Furthermore, make sure to stay hydrated during your workout. Drink plenty of water and avoid dehydration. Dehydration can cause headaches, so it’s important to make sure that you’re drinking enough fluids.

Finally, don’t forget to eat a healthy diet. Eating a balanced diet can help you to avoid headaches and other health problems. Make sure to eat plenty of fruits, vegetables, and whole grains. And limit your intake of processed foods, sugar, and salt.

What Happens To Your Body When You Start Exercising Regularly | The Human Body

8. Talk to your doctor if you continue to experience headaches after starting an exercise routine

If you’re still experiencing headaches after trying these tips, it’s important to talk to your doctor.

They can help you to rule out any other potential causes of your headaches and provide additional treatment options.

In some cases, they might recommend medication or physical therapy such as massage or acupuncture.

Final thoughts

Don’t let headaches stop you from starting an exercise routine. With a little bit of planning and preparation, you can avoid headaches and get the most out of your workout. 

Follow these tips, you’ll be on your way to a healthy and active lifestyle.

Remember – it’s important to listen to your body! If you start to feel dizzy, lightheaded or get a headache while you’re working out, stop and rest. Drink some fluids and make sure that you’re eating enough.

If the headache persists, it’s best to consult a doctor.

They can help you rule out any other potential causes and give you advice on how to proceed.

We use cookies to personalise content and ads, to provide social media features and to analyse our traffic. We also share information about your use of our site with our social media, advertising and analytics partners. View more
Cookies settings
Accept
Privacy & Cookie policy
Privacy & Cookies policy
Cookie name Active

Privacy Policy

Who we are

Our website address is: https://myexerciseroutines.com.

Comments

When visitors leave comments on the site we collect the data shown in the comments form, and also the visitor’s IP address and browser user agent string to help spam detection. An anonymized string created from your email address (also called a hash) may be provided to the Gravatar service to see if you are using it. The Gravatar service privacy policy is available here: https://automattic.com/privacy/. After approval of your comment, your profile picture is visible to the public in the context of your comment.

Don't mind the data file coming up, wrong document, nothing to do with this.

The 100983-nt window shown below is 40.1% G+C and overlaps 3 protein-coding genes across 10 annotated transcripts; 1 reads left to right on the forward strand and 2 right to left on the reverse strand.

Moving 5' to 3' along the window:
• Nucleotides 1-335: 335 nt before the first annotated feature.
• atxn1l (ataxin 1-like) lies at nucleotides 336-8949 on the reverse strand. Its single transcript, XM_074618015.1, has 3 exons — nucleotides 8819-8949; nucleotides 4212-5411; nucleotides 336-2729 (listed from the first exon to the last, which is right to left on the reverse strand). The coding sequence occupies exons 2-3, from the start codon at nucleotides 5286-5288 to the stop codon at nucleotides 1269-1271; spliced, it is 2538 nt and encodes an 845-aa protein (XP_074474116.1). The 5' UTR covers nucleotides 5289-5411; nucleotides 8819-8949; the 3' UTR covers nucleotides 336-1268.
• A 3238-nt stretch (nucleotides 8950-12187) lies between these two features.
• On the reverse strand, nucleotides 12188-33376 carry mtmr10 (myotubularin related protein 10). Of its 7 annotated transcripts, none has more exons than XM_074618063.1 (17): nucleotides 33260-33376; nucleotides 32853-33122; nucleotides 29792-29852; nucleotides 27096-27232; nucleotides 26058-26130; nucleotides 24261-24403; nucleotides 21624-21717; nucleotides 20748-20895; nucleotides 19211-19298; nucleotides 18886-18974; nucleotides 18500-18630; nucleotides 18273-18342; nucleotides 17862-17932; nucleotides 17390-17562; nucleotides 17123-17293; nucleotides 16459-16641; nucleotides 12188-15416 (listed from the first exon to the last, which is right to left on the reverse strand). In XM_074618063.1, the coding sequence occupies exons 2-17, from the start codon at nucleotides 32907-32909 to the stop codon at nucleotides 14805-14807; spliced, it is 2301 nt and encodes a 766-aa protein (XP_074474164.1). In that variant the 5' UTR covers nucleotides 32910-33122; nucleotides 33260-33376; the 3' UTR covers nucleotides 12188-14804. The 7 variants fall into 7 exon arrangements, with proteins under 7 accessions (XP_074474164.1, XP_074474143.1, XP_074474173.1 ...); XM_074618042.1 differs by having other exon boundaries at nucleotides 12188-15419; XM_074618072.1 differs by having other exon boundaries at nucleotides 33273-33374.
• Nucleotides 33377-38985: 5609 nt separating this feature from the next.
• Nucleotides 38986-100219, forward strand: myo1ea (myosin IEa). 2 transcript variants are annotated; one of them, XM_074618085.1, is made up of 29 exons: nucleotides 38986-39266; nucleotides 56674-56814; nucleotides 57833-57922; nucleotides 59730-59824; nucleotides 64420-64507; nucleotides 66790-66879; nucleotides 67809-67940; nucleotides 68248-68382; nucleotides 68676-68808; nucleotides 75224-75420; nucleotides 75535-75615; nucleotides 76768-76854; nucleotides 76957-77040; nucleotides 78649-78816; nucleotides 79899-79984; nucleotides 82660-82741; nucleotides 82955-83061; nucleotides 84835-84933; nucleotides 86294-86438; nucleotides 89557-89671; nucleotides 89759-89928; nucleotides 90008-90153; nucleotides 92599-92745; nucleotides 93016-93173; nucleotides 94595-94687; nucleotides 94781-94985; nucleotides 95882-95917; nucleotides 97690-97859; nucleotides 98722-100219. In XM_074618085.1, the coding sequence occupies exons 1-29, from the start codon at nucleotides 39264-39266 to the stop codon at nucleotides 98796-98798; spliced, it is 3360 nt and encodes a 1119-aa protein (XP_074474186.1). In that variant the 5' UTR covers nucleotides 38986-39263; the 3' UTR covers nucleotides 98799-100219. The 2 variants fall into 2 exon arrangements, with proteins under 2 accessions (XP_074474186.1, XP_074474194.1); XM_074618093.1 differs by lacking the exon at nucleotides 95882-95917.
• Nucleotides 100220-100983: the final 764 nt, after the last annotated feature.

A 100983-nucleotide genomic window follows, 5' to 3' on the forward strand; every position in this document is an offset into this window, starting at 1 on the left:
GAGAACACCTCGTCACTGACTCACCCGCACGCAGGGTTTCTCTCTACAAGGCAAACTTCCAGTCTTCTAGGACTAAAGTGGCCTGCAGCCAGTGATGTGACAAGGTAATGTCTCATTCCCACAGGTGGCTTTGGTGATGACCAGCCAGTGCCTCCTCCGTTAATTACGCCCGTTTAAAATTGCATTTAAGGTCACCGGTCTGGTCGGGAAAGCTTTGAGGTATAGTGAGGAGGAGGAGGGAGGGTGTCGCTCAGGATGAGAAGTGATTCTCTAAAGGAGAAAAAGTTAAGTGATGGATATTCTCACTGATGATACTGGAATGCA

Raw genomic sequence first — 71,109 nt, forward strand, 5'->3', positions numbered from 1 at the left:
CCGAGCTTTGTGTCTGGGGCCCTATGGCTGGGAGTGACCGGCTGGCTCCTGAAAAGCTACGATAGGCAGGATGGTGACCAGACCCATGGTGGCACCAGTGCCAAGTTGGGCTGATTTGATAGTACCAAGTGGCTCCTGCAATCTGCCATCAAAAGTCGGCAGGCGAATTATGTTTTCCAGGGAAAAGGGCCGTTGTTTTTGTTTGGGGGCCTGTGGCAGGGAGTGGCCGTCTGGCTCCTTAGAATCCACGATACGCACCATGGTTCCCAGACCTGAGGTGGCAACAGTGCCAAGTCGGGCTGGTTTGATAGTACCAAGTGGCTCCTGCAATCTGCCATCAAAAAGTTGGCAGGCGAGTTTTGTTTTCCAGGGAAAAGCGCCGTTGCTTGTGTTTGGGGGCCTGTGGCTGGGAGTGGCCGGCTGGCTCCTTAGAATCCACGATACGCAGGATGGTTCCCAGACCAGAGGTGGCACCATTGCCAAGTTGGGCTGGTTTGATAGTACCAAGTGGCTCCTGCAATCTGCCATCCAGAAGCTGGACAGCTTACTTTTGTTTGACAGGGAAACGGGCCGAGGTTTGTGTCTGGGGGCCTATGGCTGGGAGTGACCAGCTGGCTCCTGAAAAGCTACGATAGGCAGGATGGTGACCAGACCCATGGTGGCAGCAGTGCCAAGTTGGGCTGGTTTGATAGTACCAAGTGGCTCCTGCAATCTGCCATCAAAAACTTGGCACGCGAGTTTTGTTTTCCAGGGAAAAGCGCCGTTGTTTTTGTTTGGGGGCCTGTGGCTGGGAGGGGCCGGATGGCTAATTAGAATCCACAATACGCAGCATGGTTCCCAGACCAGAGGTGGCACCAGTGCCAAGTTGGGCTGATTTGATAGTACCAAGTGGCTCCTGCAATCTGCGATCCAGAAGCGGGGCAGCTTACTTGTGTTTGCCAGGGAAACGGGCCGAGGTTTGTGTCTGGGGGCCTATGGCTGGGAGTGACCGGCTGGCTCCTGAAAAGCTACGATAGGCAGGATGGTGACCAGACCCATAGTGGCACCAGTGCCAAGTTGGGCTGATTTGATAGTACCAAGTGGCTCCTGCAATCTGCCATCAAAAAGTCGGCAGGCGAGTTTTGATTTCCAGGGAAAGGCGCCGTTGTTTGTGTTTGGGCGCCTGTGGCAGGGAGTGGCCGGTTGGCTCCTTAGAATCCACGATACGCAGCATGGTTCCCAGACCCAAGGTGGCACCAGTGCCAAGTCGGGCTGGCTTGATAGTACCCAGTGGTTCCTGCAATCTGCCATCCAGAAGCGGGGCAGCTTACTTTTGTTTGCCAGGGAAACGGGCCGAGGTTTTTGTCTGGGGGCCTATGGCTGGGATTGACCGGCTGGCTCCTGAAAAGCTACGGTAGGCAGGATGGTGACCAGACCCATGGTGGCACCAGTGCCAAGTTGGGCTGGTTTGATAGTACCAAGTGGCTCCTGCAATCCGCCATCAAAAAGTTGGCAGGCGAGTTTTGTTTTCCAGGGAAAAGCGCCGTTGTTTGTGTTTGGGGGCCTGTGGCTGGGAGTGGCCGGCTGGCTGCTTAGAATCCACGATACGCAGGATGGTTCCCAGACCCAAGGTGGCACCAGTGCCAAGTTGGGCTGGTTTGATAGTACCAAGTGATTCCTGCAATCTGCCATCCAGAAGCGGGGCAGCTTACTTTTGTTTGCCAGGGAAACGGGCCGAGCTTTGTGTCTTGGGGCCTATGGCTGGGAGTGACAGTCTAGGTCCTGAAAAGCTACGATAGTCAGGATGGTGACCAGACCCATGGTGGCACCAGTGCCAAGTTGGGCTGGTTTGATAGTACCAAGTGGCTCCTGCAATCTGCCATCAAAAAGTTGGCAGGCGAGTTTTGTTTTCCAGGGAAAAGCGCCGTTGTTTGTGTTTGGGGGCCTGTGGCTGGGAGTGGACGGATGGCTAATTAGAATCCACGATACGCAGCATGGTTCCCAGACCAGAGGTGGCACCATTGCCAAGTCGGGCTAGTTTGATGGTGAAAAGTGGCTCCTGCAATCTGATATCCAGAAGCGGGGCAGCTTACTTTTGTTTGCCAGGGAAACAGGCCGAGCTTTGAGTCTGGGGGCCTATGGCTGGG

Media

If you upload images to the website, you should avoid uploading images with embedded location data (EXIF GPS) included. Visitors to the website can download and extract any location data from images on the website.

Cookies

If you leave a comment on our site you may opt-in to saving your name, email address and website in cookies. These are for your convenience so that you do not have to fill in your details again when you leave another comment. These cookies will last for one year. If you visit our login page, we will set a temporary cookie to determine if your browser accepts cookies. This cookie contains no personal data and is discarded when you close your browser. When you log in, we will also set up several cookies to save your login information and your screen display choices. Login cookies last for two days, and screen options cookies last for a year. If you select "Remember Me", your login will persist for two weeks. If you log out of your account, the login cookies will be removed. If you edit or publish an article, an additional cookie will be saved in your browser. This cookie includes no personal data and simply indicates the post ID of the article you just edited. It expires after 1 day.

Embedded content from other websites

Articles on this site may include embedded content (e.g. videos, images, articles, etc.). Embedded content from other websites behaves in the exact same way as if the visitor has visited the other website. These websites may collect data about you, use cookies, embed additional third-party tracking, and monitor your interaction with that embedded content, including tracking your interaction with the embedded content if you have an account and are logged in to that website.

Who we share your data with

If you request a password reset, your IP address will be included in the reset email.

How long we retain your data

If you leave a comment, the comment and its metadata are retained indefinitely. This is so we can recognize and approve any follow-up comments automatically instead of holding them in a moderation queue. For users that register on our website (if any), we also store the personal information they provide in their user profile. All users can see, edit, or delete their personal information at any time (except they cannot change their username). Website administrators can also see and edit that information.

What rights you have over your data

If you have an account on this site, or have left comments, you can request to receive an exported file of the personal data we hold about you, including any data you have provided to us. You can also request that we erase any personal data we hold about you. This does not include any data we are obliged to keep for administrative, legal, or security purposes.

Where we send your data

Visitor comments may be checked through an automated spam detection service.

Home Work Out Guide

Six-part guide covering all aspects of exercising at home

Newsletter

Save settings
Cookies settings